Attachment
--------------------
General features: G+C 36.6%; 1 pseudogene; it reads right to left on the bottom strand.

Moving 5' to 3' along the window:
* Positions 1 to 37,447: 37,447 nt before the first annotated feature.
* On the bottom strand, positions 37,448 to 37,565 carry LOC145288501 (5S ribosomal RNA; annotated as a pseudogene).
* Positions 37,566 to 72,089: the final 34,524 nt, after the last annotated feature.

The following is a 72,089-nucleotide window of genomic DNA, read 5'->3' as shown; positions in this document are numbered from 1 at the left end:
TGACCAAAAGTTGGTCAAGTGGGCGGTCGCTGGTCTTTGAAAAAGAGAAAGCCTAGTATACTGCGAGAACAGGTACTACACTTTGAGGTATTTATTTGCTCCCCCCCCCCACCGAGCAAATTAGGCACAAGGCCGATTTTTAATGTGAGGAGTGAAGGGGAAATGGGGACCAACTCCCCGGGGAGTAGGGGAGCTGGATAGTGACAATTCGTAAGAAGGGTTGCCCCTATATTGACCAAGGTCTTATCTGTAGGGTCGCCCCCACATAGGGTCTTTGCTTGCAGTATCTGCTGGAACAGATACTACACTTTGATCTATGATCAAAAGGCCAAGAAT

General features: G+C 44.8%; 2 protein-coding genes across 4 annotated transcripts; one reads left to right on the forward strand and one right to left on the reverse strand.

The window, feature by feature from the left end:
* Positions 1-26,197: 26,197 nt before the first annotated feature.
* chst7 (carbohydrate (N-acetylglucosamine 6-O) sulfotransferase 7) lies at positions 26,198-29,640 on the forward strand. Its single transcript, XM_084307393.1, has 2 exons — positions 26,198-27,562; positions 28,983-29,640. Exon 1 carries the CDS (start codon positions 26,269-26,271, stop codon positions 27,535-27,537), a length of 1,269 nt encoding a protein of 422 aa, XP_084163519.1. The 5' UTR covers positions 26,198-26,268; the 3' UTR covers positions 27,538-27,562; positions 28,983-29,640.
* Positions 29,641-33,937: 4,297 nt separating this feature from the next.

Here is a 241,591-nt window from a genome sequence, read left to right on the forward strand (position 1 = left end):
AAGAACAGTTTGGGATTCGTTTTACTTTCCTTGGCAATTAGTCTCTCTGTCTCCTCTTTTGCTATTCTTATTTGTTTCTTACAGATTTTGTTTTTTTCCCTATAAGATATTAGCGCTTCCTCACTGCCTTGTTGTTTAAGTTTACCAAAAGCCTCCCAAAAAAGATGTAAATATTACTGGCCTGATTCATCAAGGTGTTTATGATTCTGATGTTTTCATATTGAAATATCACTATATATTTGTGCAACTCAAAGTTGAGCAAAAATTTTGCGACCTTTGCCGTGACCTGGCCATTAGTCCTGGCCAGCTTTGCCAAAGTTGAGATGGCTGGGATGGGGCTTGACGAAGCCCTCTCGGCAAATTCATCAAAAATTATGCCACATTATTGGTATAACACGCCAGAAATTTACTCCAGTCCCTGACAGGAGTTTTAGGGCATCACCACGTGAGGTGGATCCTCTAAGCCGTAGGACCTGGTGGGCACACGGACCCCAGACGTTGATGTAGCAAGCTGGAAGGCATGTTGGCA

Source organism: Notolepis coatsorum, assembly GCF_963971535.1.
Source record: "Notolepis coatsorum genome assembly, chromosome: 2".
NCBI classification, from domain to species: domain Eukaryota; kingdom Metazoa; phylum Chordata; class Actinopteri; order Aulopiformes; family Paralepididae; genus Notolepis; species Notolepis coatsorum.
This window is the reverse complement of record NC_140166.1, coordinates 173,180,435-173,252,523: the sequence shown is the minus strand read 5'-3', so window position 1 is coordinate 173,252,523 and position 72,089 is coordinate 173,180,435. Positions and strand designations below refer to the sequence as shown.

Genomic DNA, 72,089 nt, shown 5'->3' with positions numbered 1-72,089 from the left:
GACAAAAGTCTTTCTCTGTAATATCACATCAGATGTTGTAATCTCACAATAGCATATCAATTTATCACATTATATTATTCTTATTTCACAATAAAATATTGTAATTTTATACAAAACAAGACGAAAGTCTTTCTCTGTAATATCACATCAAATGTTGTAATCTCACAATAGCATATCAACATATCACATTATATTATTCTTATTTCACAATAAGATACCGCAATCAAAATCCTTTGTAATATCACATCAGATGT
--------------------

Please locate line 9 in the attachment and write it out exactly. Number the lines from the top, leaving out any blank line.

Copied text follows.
The window, feature by feature from the left end: